For most of us, writing a screenplay can take months, even years. Sometimes, just getting a working outline can be a Herculean effort. We’ve all heard of a ‘vomit draft’ but for me, even that can take weeks. You may be surprised, however, to learn that some of our favorite screenplays were written in just a couple weeks, even a couple days. What does it take to finish a draft so quickly? Great dedication, focus and perhaps even locking yourself in a hotel room as many successful writers have done. For one writer, a looming WGA strike was all the motivation he needed to bang out a draft.
Here are 10 of our favorite screenplays written in just three weeks or less.
For writer and star, Jon Favreau, the process of writing Swingers, a comedy about struggling actors looking for love in Hollywood’s trendy nightclub scene, writing the screenplay was a breezy, fun experience.
“I wrote the screenplay in about a week and a half,” he tells Grantland.com. “The writing process wasn’t filled with any sort of turmoil. If you really do the math, it’s 10 days, 10 pages a day. It’s not like you’re chained to the computer. I was just entertaining myself and really enjoying it, sort of giggling at it as I was writing it. I couldn’t wait to share it with my friends more as, like, doodles in the notebook than saying, ‘Hey, here’s my big movie.’”
2. Ferris Bueller’s Day Off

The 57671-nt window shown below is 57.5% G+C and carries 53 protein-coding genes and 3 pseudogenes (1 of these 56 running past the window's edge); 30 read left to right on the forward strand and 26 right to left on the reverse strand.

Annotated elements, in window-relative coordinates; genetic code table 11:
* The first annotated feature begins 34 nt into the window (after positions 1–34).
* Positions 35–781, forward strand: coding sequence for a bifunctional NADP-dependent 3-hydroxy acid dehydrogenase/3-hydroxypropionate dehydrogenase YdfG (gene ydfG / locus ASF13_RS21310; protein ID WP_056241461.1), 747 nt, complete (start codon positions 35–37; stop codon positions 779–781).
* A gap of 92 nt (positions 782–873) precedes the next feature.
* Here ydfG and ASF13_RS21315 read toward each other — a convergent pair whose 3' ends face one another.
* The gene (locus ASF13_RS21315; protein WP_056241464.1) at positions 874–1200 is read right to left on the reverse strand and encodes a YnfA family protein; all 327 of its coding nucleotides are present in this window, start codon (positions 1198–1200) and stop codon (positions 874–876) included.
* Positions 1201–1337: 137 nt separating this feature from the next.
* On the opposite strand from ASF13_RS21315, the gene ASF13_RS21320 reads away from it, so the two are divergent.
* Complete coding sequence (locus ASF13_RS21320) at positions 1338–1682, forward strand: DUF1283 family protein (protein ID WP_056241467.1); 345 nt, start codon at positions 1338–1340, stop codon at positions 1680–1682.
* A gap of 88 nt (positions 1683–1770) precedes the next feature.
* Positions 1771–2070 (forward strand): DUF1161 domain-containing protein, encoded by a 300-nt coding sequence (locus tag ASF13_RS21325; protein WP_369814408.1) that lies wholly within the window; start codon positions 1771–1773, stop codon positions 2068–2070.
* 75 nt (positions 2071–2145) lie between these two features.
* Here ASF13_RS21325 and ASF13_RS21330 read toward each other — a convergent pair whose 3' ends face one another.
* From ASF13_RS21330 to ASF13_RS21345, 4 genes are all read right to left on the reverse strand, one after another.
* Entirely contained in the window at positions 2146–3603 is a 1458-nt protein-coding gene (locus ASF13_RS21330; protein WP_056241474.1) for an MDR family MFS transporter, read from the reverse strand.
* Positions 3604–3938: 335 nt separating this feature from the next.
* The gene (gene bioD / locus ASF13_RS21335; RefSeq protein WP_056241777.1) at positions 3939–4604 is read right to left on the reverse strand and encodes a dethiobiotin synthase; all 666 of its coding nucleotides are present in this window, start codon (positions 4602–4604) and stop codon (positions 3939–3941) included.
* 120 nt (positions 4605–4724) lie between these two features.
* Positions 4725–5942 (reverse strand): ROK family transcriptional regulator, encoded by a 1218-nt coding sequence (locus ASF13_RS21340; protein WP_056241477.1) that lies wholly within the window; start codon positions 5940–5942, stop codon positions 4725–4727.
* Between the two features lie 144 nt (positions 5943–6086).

Former advertising copywriter, the late, great John Hughes was known for his quick turnaround writing style. In an interview with the Chicago Tribune in 1986, he explained his writing process for Ferris Beuller’s Day Off.
''How did I come to write ‘Ferris?’ Well, let’s see. There was a writer’s strike coming up in a week and my agent called and warned me so I thought, ‘Gees, John, you better write something’ and so I got this sentence… out of the ozone. ‘I am 17 years old and I know exactly where my life is going’ and then I thought, ‘I am 17 years old and I have no idea where my life is going,’ and I thought, ‘That`s it!’”
Apparently, Hughes wrote in 20-hour binges and would typically finish a screenplay in about four days.
3. The Breakfast Club
Another teen classic from speed-writer John Hughes, he claimed to have written the script for The Breakfast Club in two days, according to IFC.com.
“Hughes was a notoriously fast writer, leaving behind dozens of unproduced movies after his death. During his productive peak, he was known to knock out a whole screenplay in a weekend.”
In the mid-1990s, screenwriter Kevin Williamson was struggling to pay his bills. He knew if he could just focus, he could pound out an idea he had for a horror flick.
According to the IMDb, “Williamson secluded himself in Palm Springs and focused on the development of his ‘Scary Movie’ treatment, hoping for a quick sale to meet his financial needs. Over the course of three days, Williamson developed a full-length script, as well as two separate five-page outlines for potential sequels, Scary Movie 2 (2001) and Scary Movie 3 (2003).”
5. Taxi Driver
Known for writing tragic male anti-heroes, Paul Schrader was apparently dealing with depression when he wrote Taxi Driver. According to the IMDb, he, “wrote the script in ten days via two drafts, one after the other. As he was writing, he kept a loaded gun on his desk for motivation and inspiration.”
6. Cabin in the Woods